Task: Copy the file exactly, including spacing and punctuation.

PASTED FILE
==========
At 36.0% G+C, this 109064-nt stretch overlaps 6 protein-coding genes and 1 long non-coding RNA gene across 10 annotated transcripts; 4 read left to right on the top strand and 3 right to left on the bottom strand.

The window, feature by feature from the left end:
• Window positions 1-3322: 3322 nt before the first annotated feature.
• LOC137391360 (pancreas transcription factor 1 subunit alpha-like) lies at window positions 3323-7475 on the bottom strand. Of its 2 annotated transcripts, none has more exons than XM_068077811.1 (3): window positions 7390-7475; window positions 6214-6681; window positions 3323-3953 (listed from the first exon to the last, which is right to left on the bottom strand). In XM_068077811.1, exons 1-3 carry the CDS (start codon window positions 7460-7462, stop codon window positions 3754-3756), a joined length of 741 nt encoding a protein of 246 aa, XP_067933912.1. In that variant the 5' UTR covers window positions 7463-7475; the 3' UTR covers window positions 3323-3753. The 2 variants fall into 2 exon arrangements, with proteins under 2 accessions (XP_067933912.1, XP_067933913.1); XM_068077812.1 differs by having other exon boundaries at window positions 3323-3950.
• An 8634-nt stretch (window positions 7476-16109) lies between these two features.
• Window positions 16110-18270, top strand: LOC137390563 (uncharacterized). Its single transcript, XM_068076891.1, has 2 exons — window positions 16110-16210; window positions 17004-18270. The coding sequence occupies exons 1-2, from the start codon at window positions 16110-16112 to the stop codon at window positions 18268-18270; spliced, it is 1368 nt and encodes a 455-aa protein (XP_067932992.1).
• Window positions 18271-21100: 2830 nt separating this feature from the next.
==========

At 36.0% G+C, this 109064-nt stretch overlaps 6 protein-coding genes and 1 long non-coding RNA gene across 10 annotated transcripts; 4 read left to right on the top strand and 3 right to left on the bottom strand.

The window, feature by feature from the left end:
• Window positions 1-3322: 3322 nt before the first annotated feature.
• LOC137391360 (pancreas transcription factor 1 subunit alpha-like) lies at window positions 3323-7475 on the bottom strand. Of its 2 annotated transcripts, none has more exons than XM_068077811.1 (3): window positions 7390-7475; window positions 6214-6681; window positions 3323-3953 (listed from the first exon to the last, which is right to left on the bottom strand). In XM_068077811.1, exons 1-3 carry the CDS (start codon window positions 7460-7462, stop codon window positions 3754-3756), a joined length of 741 nt encoding a protein of 246 aa, XP_067933912.1. In that variant the 5' UTR covers window positions 7463-7475; the 3' UTR covers window positions 3323-3753. The 2 variants fall into 2 exon arrangements, with proteins under 2 accessions (XP_067933912.1, XP_067933913.1); XM_068077812.1 differs by having other exon boundaries at window positions 3323-3950.
• An 8634-nt stretch (window positions 7476-16109) lies between these two features.
• Window positions 16110-18270, top strand: LOC137390563 (uncharacterized). Its single transcript, XM_068076891.1, has 2 exons — window positions 16110-16210; window positions 17004-18270. The coding sequence occupies exons 1-2, from the start codon at window positions 16110-16112 to the stop codon at window positions 18268-18270; spliced, it is 1368 nt and encodes a 455-aa protein (XP_067932992.1).
• Window positions 18271-21100: 2830 nt separating this feature from the next.